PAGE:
Indicators of Cardiac Function
Using safe, simple radionuclide techniques and sensitive detection equipment, we may calculate such indicators of function as cardiac output, cardiac index, mean pulmonary transit times, ejection fractions, and ventricular volumes. For many years we have been able to quantify left and right ventricular ejection fractions and ventricular volumes with simple techniques such as the gated radionuclide ventriculogram (MUGA) and gated SPECT myocardial imaging procedures. All four values may be obtained in minutes, though, with a radionuclide first pass exam. The precordial transit of radioactive blood can be tracked through the various cardiac chambers using highly efficient counting devices interfaced with a computer. This is a simple yet effective method for determining the presence of shunting, when there may be abnormal communication between chambers or vessels in the cardiovascular system.
DETERMINATION OF CARDIAC OUTPUT
Cardiac output can be defined as the effective volume of blood expelled by either ventricle per unit of time. It is usually expressed as milliliters or liters per minute. The output of either ventricle per beat is called the stroke volume. Expressed in terms of the stroke volume, the cardiac output (“CO”) would be equal to the stroke volume multiplied by the heart rate (“HR”).
CO (ml/ min) = SV (ml) x HR (beats/ min)
Cardiac output may be evaluated with radionuclide acquisition techniques. In normal individuals, the cardiac output averages 6.12 + 0.73 L/min with a range of 4.93 to 7.25 L/min. A more accurate indicator of output is the
cardiac index, and takes into consideration the body mass of the patient, expressed in square meters. The patient’s height and weight values are input in the patient data information fields by the technologist prior to acquisition.
The cardiac index (cardiac output per square meter surface area) ranges from 2.75 to 4.10 L/min/m², with a mean of 3.36 + 0.35 L/min/m². The stroke volume or cardiac output per beat averages 92 + 14 ml/beat; the range is from 70 to 120 ml/beat. The stroke index, which represents the stroke volume/m², amounts to 50 + 7 ml/beat/m².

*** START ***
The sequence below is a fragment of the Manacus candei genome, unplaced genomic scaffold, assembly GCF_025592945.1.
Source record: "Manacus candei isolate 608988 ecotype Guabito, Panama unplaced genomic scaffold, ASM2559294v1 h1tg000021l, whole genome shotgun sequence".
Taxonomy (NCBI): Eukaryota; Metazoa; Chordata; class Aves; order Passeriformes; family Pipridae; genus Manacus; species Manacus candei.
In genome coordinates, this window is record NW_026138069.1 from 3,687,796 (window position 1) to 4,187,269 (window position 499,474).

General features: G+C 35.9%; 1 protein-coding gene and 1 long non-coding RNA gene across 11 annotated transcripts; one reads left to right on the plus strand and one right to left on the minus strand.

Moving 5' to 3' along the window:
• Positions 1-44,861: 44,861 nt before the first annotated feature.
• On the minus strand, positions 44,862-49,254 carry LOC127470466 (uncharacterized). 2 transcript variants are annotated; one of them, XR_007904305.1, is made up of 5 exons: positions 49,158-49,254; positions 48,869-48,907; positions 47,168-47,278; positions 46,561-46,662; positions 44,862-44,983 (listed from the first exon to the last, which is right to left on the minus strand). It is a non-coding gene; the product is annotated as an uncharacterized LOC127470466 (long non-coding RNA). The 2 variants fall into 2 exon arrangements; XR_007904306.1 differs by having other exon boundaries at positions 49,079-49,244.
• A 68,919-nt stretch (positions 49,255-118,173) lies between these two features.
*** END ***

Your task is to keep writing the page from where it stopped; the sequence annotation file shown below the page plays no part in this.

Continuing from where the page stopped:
CIRCULATION TIME and SHUNTING
Circulation time represents the shortest interval between the intravascular injection of a substance and its arrival at some distant site in sufficient concentration to produce a recognizable end point. Radionuclides produce a sharp, well-defined end point that is identifiable objectively by specialized sensitive equipment. Measurement of circulation times is used as an aid to proper diagnosis of cardiovascular disorders and to determine the velocity of blood flow.
Estimation of the mean pulmonary transit time is an objective means of assessing the impairment of the pulmonary circulation caused by left-sided heart disease. This value may also be obtained with a first pass, in which a histogram is created based on a region of interest defined in the left lung field. Intracardiac shunts and anatomic abnormalities can also be easily assessed with this noninvasive technique.
LEFT VENTRICULAR EJECTION FRACTION
The ejection fraction is the best estimator of the overall pump function of the heart. Using safe, simple radionuclide techniques and sensitive detection equipment, we may calculate such indicators of function as cardiac output, cardiac index, mean pulmonary transit times, ejection fractions, and ventricular volumes. The precordial transit of radioactive blood can be tracked through the various cardiac chambers using highly efficient counting devices interfaced with a computer.
INDICATORS OF FUNCTION: CALCULATING VENTRICULAR VOLUMES, STROKE VOLUMES, CARDIAC OUTPUT AND CARDIAC INDEX MANUALLY WITH THE ROUTINE MUGA SCAN
Where does the functional information derive from when a MUGA is processed? If your software doesn’t give you a complete set of results, a skilled technologist with a hand-held calculator can run all the data manually using the following formulas. For the inquisitive tech who would like to broaden their understanding of how things really work, I have transcribed my old manual MUGA processing notes from the 1980’s when our El Scint computer had less than spectacular processing software.
A. Patient and Acquisition Data
B. LEFT VENTRICLE
C. RIGHT VENTRICLE
D. CALCULATIONS FOR LV
E. CALCULATIONS FOR RV